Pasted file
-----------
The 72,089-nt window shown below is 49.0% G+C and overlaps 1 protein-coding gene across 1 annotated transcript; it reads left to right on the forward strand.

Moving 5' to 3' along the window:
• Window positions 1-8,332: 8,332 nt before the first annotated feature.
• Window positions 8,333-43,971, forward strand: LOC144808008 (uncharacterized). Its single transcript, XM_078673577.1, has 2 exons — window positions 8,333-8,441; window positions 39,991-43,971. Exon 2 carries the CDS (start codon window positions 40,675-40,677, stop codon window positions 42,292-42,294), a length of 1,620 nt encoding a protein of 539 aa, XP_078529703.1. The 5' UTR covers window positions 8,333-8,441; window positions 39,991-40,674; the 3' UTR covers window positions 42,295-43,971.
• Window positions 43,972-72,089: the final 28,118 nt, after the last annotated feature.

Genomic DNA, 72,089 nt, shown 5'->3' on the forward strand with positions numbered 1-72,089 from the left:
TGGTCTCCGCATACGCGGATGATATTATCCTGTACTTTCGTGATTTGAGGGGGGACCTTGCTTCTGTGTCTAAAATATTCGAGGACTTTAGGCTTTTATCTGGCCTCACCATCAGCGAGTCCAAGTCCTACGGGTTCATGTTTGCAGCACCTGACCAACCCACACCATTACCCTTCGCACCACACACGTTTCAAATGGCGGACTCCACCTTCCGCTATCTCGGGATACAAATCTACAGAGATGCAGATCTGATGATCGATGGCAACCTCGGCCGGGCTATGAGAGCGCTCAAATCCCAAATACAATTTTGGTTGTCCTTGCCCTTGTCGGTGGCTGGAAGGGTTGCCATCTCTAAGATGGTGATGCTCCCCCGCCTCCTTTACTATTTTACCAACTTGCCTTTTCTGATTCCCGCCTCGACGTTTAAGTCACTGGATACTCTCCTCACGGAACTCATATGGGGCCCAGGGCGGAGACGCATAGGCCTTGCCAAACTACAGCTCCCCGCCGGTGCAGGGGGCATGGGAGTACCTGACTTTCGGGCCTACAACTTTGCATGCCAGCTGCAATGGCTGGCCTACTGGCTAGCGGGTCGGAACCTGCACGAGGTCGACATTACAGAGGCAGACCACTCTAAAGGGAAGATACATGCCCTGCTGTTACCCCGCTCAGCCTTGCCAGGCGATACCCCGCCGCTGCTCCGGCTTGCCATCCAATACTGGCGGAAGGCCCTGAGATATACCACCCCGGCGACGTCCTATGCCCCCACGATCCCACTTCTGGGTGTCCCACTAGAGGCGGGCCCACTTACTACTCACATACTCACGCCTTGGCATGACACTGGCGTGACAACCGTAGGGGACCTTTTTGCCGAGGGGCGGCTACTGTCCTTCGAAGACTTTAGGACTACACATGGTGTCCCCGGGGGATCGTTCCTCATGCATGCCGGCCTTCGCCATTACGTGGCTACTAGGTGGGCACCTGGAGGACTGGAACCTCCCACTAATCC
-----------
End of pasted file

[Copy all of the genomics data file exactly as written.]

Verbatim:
The 72,089-nt window shown below is 49.0% G+C and overlaps 1 protein-coding gene across 1 annotated transcript; it reads left to right on the forward strand.

Moving 5' to 3' along the window:
• Window positions 1-8,332: 8,332 nt before the first annotated feature.
• Window positions 8,333-43,971, forward strand: LOC144808008 (uncharacterized). Its single transcript, XM_078673577.1, has 2 exons — window positions 8,333-8,441; window positions 39,991-43,971. Exon 2 carries the CDS (start codon window positions 40,675-40,677, stop codon window positions 42,292-42,294), a length of 1,620 nt encoding a protein of 539 aa, XP_078529703.1. The 5' UTR covers window positions 8,333-8,441; window positions 39,991-40,674; the 3' UTR covers window positions 42,295-43,971.
• Window positions 43,972-72,089: the final 28,118 nt, after the last annotated feature.

Genomic DNA, 72,089 nt, shown 5'->3' on the forward strand with positions numbered 1-72,089 from the left:
TGGTCTCCGCATACGCGGATGATATTATCCTGTACTTTCGTGATTTGAGGGGGGACCTTGCTTCTGTGTCTAAAATATTCGAGGACTTTAGGCTTTTATCTGGCCTCACCATCAGCGAGTCCAAGTCCTACGGGTTCATGTTTGCAGCACCTGACCAACCCACACCATTACCCTTCGCACCACACACGTTTCAAATGGCGGACTCCACCTTCCGCTATCTCGGGATACAAATCTACAGAGATGCAGATCTGATGATCGATGGCAACCTCGGCCGGGCTATGAGAGCGCTCAAATCCCAAATACAATTTTGGTTGTCCTTGCCCTTGTCGGTGGCTGGAAGGGTTGCCATCTCTAAGATGGTGATGCTCCCCCGCCTCCTTTACTATTTTACCAACTTGCCTTTTCTGATTCCCGCCTCGACGTTTAAGTCACTGGATACTCTCCTCACGGAACTCATATGGGGCCCAGGGCGGAGACGCATAGGCCTTGCCAAACTACAGCTCCCCGCCGGTGCAGGGGGCATGGGAGTACCTGACTTTCGGGCCTACAACTTTGCATGCCAGCTGCAATGGCTGGCCTACTGGCTAGCGGGTCGGAACCTGCACGAGGTCGACATTACAGAGGCAGACCACTCTAAAGGGAAGATACATGCCCTGCTGTTACCCCGCTCAGCCTTGCCAGGCGATACCCCGCCGCTGCTCCGGCTTGCCATCCAATACTGGCGGAAGGCCCTGAGATATACCACCCCGGCGACGTCCTATGCCCCCACGATCCCACTTCTGGGTGTCCCACTAGAGGCGGGCCCACTTACTACTCACATACTCACGCCTTGGCATGACACTGGCGTGACAACCGTAGGGGACCTTTTTGCCGAGGGGCGGCTACTGTCCTTCGAAGACTTTAGGACTACACATGGTGTCCCCGGGGGATCGTTCCTCATGCATGCCGGCCTTCGCCATTACGTGGCTACTAGGTGGGCACCTGGAGGACTGGAACCTCCCACTAATCC